Anybody hippaly married will say marriage is not over rated, and those who dont have that will over rate that..so its a very subjective issue.Like evrything else it also has its own pros and cons, and to me if one is a loner its better to live without marriage, but in the old age one loves the family acquired after long hours of toil and hard work.And i am taking it for granted that one shouldnt have children without marriage, as its depriving children.Its not that inlaws dont adjust.they also adjust a lot with new young entrant who is sometimes a complete tyrant annd arrogant andselfish girl.I see many girl crying at the mere news of their mother getting hypertension, but preparing food with more salt without caring for their MIL with high BP, leaving their invalid MIL in the hands of servants to look after their mother at a slightest need.and I can tell you hundred more things like that.so its both ways and both get benefit also.Its very easy to blame inlaws for everything, but many times its mothers who are responsible for thestrife in their daughter’s married life, because they give wrong advices and its they who have made their daughters the way they are.sdya5

      • Mele says:

        I do question hvwoeer stats that say that married people are happier and live longer than singles. I have heard that in just about every Christian venue. I’m not saying that there is not legitimate research on this but I just have not seen it NOR have I really seen that married people are happier and healthier than singles. I’m 48 years old. I have never married and I have seen that I am way more happier than many of my married friends. Over a span of maybe 20-25 years I have had many married people telling me to not rush into marriage. I used to get angry at them because I thought they were just trying in a perverse way to encourage me. As I got older I realized that more and more of the ladies probably would not remarry their husbands. I have had some actually say this to me. That was really sad. I have also not seen any real difference in the health of married and single people. They all have health problems at the same rate. If you have true research on this I would sincerely like to see it. In the past I have felt that so-called research like this was used in churches to make singles feel like something was wrong with them if they were not married. Now I understand that a lot of it is because they are marketing their churches to ‘families’, not singles. At the same time I can understand churches trying to value marriage because society has pretty much thrown it out. Being single nowadays is when you are not dating. That was not the definition when I grew up. Society has equated a dating relationship to marriage.However I do agree that there are benefits to marriage. I also agree that children fare better in marriage situations. I have had people that shack up that tell me that marriage is just a piece of paper. I counter them by saying that if it is just a piece of paper just spend the money and get married because your legal status will not be questioned. You also will be able to take advantage of many benefits that businesses and our government that married people get. They know it is not just a piece of paper. It is a true commitment that people should not enter into lightly.Who is Salma Hayek? I have no clue.It will be interesting to see the comments on this.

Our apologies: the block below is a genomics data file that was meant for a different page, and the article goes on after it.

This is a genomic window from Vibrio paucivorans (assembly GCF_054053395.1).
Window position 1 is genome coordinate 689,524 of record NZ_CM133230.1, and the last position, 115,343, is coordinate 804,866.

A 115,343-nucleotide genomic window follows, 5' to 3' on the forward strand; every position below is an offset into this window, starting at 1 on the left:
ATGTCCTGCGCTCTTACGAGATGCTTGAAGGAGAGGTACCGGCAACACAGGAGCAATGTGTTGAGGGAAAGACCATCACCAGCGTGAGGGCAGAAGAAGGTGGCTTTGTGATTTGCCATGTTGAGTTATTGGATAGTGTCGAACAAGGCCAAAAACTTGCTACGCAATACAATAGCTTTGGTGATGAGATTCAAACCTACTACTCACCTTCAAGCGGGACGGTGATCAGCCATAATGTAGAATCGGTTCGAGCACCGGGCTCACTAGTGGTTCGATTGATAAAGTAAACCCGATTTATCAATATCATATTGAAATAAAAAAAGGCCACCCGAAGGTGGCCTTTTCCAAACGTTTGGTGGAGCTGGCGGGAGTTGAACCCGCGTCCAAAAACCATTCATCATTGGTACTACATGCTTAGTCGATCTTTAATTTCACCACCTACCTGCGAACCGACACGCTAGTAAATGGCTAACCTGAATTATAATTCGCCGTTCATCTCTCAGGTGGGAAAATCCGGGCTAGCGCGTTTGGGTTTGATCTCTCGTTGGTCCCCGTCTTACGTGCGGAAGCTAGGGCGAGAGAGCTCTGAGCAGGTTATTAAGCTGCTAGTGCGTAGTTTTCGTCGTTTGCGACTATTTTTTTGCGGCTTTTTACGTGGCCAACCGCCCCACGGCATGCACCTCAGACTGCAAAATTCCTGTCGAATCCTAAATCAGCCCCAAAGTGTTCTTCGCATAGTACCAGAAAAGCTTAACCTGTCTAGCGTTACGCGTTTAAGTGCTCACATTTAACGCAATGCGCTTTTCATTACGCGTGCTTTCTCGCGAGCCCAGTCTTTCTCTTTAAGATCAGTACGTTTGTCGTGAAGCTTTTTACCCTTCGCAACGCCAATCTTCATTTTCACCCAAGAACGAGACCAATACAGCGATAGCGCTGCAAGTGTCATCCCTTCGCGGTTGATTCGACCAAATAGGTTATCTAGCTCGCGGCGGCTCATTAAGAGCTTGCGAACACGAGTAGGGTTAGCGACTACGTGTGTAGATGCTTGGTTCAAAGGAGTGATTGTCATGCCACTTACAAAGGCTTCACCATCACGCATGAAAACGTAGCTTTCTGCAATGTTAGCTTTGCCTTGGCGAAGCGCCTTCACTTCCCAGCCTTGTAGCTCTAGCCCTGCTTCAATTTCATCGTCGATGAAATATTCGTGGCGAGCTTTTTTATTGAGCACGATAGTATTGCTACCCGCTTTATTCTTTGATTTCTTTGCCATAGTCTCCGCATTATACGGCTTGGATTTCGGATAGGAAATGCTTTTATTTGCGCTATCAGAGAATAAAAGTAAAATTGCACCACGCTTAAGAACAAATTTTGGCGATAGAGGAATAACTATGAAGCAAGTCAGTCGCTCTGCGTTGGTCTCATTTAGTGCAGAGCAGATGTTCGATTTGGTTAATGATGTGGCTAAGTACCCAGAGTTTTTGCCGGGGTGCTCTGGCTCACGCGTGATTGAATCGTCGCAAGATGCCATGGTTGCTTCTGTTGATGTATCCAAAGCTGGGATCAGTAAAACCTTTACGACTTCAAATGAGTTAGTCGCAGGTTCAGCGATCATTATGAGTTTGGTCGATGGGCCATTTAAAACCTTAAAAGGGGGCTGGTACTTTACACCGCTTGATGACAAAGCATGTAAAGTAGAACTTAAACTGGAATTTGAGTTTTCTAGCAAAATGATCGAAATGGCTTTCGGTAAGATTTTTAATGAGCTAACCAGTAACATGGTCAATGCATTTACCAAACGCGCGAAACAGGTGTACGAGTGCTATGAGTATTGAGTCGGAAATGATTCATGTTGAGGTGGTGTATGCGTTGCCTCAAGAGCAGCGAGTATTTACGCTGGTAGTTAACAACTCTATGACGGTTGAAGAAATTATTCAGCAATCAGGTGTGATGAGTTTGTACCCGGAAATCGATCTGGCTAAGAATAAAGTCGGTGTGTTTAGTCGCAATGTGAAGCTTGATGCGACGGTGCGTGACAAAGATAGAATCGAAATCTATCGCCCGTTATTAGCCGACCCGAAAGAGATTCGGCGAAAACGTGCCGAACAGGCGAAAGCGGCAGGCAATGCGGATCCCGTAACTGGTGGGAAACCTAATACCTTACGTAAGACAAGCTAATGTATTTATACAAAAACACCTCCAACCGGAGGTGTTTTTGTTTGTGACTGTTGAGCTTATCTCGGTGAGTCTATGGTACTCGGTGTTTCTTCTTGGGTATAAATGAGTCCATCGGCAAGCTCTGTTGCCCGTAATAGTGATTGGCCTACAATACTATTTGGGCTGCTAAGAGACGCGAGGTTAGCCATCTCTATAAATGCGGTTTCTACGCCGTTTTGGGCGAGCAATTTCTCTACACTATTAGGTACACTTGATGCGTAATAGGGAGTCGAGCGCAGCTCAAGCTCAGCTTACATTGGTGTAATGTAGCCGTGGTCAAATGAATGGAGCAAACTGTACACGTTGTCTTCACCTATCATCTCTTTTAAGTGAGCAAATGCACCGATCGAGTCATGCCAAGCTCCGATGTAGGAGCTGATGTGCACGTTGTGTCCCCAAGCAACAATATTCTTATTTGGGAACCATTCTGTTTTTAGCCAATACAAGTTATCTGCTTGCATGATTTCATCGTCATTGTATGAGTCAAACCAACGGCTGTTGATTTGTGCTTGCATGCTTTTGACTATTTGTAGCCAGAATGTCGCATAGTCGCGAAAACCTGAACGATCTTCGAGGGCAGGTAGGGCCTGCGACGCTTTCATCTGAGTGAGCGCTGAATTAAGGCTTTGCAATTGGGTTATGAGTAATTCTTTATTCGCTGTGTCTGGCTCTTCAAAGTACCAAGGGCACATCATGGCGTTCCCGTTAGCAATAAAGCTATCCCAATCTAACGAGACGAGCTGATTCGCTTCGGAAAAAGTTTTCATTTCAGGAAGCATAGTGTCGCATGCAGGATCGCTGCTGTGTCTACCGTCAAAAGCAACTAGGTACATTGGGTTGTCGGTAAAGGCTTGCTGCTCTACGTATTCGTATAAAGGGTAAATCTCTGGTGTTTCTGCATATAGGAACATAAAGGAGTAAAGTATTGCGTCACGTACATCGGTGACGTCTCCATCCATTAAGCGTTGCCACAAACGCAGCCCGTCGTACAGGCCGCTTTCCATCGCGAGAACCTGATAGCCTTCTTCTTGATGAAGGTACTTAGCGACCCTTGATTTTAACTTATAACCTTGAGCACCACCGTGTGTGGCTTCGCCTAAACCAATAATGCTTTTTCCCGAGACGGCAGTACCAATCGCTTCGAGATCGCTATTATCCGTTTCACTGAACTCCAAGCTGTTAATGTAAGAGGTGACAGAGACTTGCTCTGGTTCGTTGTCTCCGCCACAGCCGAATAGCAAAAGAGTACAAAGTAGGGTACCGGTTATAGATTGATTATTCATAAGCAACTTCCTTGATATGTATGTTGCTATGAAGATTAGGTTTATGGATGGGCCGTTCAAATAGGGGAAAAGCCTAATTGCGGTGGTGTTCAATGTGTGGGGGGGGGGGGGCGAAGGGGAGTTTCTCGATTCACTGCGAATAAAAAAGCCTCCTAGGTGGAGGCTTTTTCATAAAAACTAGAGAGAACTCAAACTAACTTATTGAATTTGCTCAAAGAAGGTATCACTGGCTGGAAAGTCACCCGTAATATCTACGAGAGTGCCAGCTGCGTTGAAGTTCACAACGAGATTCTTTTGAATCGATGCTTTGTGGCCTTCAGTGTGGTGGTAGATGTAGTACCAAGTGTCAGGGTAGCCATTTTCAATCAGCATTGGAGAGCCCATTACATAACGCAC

• Whang says: